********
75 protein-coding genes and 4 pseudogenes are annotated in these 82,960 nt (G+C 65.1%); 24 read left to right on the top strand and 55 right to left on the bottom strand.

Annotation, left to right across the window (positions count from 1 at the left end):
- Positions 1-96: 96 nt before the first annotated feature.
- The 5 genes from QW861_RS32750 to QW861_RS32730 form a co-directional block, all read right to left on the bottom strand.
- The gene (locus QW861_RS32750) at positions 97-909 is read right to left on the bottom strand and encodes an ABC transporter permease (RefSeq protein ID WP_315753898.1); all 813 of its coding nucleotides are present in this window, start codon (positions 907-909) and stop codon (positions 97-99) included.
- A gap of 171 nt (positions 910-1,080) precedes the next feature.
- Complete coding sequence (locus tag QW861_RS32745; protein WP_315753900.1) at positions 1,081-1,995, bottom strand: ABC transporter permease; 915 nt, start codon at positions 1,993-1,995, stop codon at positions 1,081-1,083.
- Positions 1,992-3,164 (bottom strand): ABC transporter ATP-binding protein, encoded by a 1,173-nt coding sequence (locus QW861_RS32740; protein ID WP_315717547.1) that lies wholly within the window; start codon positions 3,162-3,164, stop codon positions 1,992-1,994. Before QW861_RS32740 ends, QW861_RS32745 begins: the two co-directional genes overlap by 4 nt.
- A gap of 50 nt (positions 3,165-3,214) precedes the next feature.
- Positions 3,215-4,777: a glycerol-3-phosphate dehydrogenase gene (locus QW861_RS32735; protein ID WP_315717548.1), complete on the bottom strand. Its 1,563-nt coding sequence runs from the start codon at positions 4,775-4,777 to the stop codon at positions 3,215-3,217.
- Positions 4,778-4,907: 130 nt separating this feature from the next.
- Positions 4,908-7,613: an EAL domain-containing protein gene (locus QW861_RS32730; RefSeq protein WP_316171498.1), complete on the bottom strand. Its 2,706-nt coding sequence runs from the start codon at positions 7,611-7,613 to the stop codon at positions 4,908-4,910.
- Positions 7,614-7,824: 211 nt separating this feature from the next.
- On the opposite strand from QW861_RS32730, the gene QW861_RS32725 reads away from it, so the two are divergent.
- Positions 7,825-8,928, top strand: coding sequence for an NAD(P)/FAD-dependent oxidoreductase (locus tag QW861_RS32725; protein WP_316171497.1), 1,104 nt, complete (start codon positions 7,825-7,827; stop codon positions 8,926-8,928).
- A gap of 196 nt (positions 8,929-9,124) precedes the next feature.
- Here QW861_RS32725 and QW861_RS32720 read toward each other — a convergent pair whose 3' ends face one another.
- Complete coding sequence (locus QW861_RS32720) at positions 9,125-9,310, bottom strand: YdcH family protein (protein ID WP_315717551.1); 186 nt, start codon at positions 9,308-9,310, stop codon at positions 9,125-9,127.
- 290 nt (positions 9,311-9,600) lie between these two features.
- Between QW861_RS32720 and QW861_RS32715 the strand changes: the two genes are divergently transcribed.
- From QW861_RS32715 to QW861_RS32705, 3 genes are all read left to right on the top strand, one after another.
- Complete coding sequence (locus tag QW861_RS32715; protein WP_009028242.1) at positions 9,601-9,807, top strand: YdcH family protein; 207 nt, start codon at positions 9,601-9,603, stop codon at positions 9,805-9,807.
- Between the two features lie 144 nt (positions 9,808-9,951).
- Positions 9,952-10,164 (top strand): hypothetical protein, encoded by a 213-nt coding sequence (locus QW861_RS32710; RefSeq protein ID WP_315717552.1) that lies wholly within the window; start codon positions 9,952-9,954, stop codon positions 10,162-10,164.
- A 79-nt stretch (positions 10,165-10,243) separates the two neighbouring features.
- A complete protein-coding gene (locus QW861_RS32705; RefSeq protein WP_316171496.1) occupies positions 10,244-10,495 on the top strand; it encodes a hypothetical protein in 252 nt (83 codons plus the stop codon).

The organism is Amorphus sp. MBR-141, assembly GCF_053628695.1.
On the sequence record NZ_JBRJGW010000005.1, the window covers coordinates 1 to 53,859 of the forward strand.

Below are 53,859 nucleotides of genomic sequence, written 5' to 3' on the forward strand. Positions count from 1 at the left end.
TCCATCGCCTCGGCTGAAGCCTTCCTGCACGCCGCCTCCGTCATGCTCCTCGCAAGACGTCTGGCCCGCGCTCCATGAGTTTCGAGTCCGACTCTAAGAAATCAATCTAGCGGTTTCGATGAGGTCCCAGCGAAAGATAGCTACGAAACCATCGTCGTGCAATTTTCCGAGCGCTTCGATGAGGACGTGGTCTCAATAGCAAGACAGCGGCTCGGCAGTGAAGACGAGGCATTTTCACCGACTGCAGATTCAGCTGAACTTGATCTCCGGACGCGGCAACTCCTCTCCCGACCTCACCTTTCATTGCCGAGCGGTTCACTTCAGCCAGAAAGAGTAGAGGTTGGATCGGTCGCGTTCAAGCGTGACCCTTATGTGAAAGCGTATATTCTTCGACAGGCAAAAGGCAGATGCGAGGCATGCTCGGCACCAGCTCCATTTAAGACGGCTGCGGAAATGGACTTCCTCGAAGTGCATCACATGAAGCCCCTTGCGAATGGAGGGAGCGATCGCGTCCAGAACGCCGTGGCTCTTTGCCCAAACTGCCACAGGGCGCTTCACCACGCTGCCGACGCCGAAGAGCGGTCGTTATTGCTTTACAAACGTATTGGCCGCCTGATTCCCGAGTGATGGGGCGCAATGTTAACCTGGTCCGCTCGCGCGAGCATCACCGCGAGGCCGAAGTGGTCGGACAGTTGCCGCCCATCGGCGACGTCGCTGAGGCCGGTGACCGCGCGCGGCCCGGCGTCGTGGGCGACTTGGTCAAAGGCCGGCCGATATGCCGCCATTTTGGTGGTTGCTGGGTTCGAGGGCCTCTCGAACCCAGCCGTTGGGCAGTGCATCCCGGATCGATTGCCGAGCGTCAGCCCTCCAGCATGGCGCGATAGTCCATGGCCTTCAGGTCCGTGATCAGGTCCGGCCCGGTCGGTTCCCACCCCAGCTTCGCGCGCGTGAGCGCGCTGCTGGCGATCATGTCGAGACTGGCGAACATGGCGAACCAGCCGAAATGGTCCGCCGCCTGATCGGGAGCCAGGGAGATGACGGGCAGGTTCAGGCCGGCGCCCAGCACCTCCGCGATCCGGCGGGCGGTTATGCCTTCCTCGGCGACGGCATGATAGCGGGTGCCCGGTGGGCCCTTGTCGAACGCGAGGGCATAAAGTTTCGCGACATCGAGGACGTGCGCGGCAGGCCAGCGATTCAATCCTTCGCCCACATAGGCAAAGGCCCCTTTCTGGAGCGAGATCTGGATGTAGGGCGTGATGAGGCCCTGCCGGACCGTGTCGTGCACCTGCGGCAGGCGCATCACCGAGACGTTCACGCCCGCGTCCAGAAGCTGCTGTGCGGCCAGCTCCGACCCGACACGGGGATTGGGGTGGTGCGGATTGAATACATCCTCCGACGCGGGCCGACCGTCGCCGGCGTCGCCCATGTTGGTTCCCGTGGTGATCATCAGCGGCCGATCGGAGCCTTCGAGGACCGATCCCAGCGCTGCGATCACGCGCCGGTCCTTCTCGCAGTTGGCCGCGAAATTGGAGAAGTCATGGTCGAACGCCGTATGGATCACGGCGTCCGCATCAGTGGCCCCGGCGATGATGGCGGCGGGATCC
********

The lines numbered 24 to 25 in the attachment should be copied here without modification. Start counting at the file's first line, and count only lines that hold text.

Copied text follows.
- Positions 9,952-10,164 (top strand): hypothetical protein, encoded by a 213-nt coding sequence (locus QW861_RS32710; RefSeq protein ID WP_315717552.1) that lies wholly within the window; start codon positions 9,952-9,954, stop codon positions 10,162-10,164.
- A 79-nt stretch (positions 10,165-10,243) separates the two neighbouring features.